Ok, so if you haven’t read part one, start there. Anyway, after picking a format (FLAC) to rip/back up all my CDs to I needed the software to do it. As I said earlier, iTunes doesn’t do FLAC so iTunes is not an option. Even if it was an option, the latest, iTunes 12 is so lousy that I wouldn’t pick it anyway. It struggles enough with my large collection of MP3s and AACs.
This was not an easy task either. There are many more programs for PC than Mac in this area and also several programs that haven’t been updated in five years. Luckily one of the main PC programs is being converted to Mac and I caught it at the tail end of the beta testing and was able to download a copy. It’s called dBPoweramp and it’s currently free to beta test the Mac version – the beta test goes until May 2015. The program is really good and worth buying when the full version becomes available. It uses a thing called AccurateRip which I became aware of while searching for the right program. AccurateRip compares your imported audio file against previously imported songs to verify that you are getting the same thing everyone else is – it also offsets for your particular CD drive since every drive will read slightly differently apparently. Why do we have such exacting programs out there? Because Audiophiles are obsessed. And when you spend hours reading their forums looking for answers you become a bit obsessed as well. One question that appears everywhere and one that I wasn’t sure of at one point was “Is lossless really lossless?” As in is a FLAC just as good as a WAV file. Yes it is because the FLAC just takes advantage of an algorithm to compress the file and when playing uses the algorithm to decompress the file and playing the uncompressed audio.
For playing the audio I downloaded a pretty basic but beautifully designed audio player called Vox that is free and does for now.
It seems easy when it is boiled down to one paragraph with the answer right there for you but it took several days of searching to find a program that would work. For a short time I was convinced I would have to buy a copy of Windows to install on a Bootcamp partition or just buy a cheap PC to rip all my CDs. Thankfully it didn’t come to that. Mac OSX may be getting worse but it’s still not Windows.
I have a lot of CDs. I think somewhere around 400 but I’m not quite sure. I’m sure there are people out there with many many more but 400 is still a lot. I have almost all of them in iTunes in various formats but in preparation for the day they start to not be readable, I wanted to back them all up in lossless format. This is not exactly a minor task, at the least it requires me sitting at the computer putting in and taking out 400 discs. First I had to decide on what format to use and find a program that would do that well on a Mac. Then I got bogged down in the whole Audiophile echo chamber where you can debate everything and before you know it I was reading about if lossless was really lossless. (Answer: Yes)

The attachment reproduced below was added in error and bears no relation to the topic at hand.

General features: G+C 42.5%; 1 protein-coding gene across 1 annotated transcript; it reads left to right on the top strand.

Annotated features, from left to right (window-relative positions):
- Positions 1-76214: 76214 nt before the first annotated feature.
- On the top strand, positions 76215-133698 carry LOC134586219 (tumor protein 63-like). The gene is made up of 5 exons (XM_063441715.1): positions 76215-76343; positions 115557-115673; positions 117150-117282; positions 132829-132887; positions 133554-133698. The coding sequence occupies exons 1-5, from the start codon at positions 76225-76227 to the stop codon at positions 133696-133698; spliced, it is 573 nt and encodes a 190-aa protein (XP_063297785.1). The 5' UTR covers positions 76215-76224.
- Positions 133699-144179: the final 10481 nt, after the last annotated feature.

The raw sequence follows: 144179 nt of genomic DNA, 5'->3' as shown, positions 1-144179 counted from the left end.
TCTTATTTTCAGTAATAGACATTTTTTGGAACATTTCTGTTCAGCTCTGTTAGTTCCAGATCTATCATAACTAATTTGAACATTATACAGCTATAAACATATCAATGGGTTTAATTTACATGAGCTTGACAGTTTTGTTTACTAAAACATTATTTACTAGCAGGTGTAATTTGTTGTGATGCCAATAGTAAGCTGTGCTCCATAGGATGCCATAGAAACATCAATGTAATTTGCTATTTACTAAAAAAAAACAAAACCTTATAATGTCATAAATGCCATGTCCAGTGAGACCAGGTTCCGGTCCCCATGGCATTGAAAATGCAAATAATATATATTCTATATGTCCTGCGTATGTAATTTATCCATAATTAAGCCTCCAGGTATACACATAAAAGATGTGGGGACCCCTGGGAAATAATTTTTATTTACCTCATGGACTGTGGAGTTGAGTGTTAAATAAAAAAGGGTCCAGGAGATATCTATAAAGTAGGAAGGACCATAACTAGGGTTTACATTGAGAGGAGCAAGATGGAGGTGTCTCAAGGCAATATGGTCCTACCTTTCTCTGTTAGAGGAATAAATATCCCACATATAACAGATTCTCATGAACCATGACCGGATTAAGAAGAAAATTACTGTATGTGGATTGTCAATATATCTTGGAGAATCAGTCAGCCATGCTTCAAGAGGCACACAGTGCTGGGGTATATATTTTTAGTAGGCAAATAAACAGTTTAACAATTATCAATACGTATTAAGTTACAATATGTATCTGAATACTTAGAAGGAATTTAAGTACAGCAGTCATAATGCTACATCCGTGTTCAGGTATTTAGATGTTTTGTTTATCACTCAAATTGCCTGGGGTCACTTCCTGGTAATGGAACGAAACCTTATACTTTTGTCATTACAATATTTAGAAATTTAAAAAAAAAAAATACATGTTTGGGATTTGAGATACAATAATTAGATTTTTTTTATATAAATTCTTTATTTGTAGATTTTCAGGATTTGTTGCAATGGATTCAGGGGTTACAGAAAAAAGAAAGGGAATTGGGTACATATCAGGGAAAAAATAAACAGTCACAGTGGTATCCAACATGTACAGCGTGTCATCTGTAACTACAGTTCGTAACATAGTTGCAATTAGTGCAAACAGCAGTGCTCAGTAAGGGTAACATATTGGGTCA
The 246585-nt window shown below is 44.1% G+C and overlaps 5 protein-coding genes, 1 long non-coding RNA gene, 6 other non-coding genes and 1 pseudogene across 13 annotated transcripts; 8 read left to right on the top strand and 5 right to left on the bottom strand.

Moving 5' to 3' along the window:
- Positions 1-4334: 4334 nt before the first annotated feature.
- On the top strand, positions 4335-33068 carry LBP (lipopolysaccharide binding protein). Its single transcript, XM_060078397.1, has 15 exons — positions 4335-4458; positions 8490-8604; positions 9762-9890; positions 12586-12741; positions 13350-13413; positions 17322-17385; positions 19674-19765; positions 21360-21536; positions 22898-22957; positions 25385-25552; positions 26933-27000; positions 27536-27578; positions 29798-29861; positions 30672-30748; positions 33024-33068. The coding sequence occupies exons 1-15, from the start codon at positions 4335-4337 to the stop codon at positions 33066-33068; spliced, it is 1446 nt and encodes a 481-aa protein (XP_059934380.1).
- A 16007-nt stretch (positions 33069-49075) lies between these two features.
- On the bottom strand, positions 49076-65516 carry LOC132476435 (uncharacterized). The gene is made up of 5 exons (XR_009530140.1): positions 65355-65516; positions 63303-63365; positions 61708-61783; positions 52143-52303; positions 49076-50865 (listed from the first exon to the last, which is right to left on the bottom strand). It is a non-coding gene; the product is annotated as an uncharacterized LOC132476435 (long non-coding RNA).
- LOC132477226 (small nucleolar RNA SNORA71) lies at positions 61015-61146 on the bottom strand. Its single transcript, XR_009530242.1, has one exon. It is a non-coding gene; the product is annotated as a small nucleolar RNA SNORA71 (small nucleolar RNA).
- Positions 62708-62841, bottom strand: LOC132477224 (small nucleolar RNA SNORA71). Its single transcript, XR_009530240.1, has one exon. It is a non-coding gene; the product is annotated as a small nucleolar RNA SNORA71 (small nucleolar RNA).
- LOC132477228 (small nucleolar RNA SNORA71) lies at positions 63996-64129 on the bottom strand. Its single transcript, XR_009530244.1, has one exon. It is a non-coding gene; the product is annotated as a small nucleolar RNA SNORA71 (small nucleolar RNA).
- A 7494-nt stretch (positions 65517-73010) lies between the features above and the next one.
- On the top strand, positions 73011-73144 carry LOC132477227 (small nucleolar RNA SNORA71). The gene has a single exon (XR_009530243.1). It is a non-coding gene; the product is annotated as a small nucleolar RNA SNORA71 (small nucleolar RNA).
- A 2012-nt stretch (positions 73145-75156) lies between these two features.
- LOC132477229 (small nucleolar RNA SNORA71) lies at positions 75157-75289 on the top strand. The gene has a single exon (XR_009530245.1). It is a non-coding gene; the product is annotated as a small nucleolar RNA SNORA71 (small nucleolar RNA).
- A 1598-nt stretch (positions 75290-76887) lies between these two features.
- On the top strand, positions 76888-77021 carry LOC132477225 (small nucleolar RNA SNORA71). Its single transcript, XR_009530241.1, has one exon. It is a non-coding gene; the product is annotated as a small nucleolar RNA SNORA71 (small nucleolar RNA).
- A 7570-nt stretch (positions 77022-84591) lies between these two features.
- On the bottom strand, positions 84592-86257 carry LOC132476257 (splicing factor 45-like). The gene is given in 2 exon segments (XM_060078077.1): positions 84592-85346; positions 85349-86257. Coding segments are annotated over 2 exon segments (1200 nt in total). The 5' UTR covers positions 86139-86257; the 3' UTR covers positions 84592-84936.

Format- There are quite a few formats to choose from, but I was deciding among 3 – WAV, FLAC and ALAC.
WAV is the format your audio cd is formatted in already. So that’s a plus. It’s not uncompressed so the files are the largest of any of the formats. You could slightly argue that this is a benefit because there is no digital step of un-compression between the data and the audio but you can also convert ALAC or FLAC to WAV at any time, because they hold all the same data. The other negative for WAV is that it doesn’t support metatagging, you get the name of the file to identify it and that’s it. No organization like we’re used to with iTunes with Genre, Artist, Composer, Album, etc. One thing that I didn’t consider at the time was the fact that WAV is the only one of the 3 that is compatible with the Playstation 3 – more on this later.
Then we have FLAC and ALAC. Huge oversimplification, but they’re basically the same thing except they’re not. FLAC is Free Lossless Audio Codec and ALAC is Apple Lossless Audio Codec. So one is open source the other is Apple. They both compress the audio a similar amount. iTunes and iPods of course support ALAC but not FLAC. You have to get a different audio player for you Mac if you want to use FLAC – not that hard.
So, given all of this information (and a lot more that I’ve saved you from) I decided on FLAC. It’s open-source and widely supported by most of the high end audio companies like Sonos (and much higher end ones). So now that I’ve started I can’t import my songs into iTunes anymore or play them on my iPod. Why would someone so Apple invested do this? Well if you’ve been paying the least amount of attention you’ll have noticed that iTunes has gotten worse (and worse and worse) every time it’s been upgraded recently. This is one of the reasons I’m not loving Apple as much as I used to – I’ll post about this more in the future. And if I really need to put something into iTunes or on an iPod I can quickly convert it.
Ok that was a lot of typing, I’m going to break this up into 3 separate posts, this is supposed to be a blog, not a soliloquy.